Canada Pension Plan is a hot topic these days. There are new changes coming quickly and now many of the labour unions in Canada are leading the push for further pension reform because of poor savings rates and the concern that retirees will not have properly saved for the future. On one of my other sites, I posted an article with three reasons why enhancing the CPP is a bad idea. This is really worth a read!
Although I understand the merits of the forced savings aspect of CPP, I would like to see consideration for other ways to help people achieve the forced retirement savings. Here are some alternatives I have heard about and are worth considering.
Enhancing employer sponsored group retirement plans
One alternative is to find a way to support employers who implement employer sponsored group retirement plans like pensions or Group RRSP plans. Many employers have already taken the right steps to help employees prepare for retirement beyond CPP by not only offering group retirement plans but also matching employee contributions. Instead of expanding CPP and forcing employers to pay more per employee, I’d love to see the government provide incentives or benefits to employers who encourage more savings.
We should praise employers who voluntarily offer programs where the employer contributes to employee retirement plans through matching scenarios. Most employees who participate in group retirement programs where there is matching will find that their biggest retirement asset is the group plan.
Increase RRSP limits
There are some that suggest the government should increase RRSP contribution limits, which would also give people the opportunity to save more money for retirement. The problem with this suggestion is Canadians aren’t really using their contribution rooms currently so why would they use bigger contribution limits. According to Statistics Canada only 38% of Canadians contributed to a RRSP in 2009 and only 10% have used all of their RRSP contribution room. In other words, almost 90% of Canadians have unused RRSP contribution room. That’s why I prefer employer sponsored programs because the matching creates more incentive to save.
Promote more financial education and fee based financial advice
Being someone who is very passionate about financial education, especially in the workplace, I would love to see the government endorse a financial spending account similar to a health spending account that allows employees to spend money on financial education programs. This would create not only more education, professional advice but also more accountability.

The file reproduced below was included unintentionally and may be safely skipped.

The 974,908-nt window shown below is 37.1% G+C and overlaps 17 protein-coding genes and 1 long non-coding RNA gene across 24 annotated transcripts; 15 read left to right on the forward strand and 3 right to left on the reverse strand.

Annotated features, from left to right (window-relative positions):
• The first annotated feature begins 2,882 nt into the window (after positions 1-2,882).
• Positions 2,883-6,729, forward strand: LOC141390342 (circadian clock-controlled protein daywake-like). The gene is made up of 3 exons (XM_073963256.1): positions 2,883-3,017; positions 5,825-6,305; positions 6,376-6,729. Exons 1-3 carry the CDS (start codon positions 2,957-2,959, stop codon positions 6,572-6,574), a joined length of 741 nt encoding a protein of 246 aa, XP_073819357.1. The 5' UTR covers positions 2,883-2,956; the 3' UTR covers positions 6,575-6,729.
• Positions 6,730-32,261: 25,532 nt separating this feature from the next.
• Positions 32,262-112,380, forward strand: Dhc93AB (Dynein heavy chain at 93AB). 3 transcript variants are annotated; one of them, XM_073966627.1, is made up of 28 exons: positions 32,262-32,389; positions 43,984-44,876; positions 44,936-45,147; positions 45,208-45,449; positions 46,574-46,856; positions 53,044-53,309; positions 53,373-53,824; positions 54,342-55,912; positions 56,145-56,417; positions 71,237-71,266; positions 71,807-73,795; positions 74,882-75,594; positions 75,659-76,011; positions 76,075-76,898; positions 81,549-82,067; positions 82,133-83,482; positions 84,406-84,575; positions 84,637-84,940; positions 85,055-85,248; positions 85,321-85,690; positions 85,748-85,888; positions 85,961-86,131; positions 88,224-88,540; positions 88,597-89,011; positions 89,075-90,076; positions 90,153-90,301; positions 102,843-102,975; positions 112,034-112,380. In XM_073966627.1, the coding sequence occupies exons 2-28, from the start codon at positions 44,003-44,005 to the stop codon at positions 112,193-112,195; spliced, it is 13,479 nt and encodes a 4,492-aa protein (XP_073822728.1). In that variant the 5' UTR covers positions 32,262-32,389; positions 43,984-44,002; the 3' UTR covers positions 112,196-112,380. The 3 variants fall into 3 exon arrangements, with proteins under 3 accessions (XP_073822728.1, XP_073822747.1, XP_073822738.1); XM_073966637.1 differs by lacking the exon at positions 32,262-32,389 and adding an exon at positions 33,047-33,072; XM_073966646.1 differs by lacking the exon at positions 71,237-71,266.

The 401 Canada Plan
I sat in on a seminar put on by Great West Life and one of their suggestions was to create a 401K type plan for Canada. In the US, they have IRAs which are like our RRSPs. They also have a separate 401K plan, which is like a Group RRSP plan but with a separate set of rules to encourage more employer sponsored retirement plans. 401K plans are very successful in the US with $2.5 trillion dollars in assets. 401K plans are a significant retirement asset for Americans.
Enhance the Guaranteed Income Supplement
We already have Guaranteed Income Supplement (GIS) to help people who do not have a lot of retirement income. Many people feel programs like GIS are better solutions because it is geared specifically to the group of people who have not saved for retirement. Enhancing CPP has a universal effect and can negatively impact those that have saved properly throughout their working years. The GIS plan is funded by the government.
Opting out of enhanced CPP
The other idea that has been tossed around is giving people the option to opt out of an enhanced program. Opting out would be appealing to people like myself who prefer to have more control over our retirement savings and income.
These are just some ideas and alternatives to enhancing the CPP. Have you heard of other ideas? Do you have any thoughts or ideas?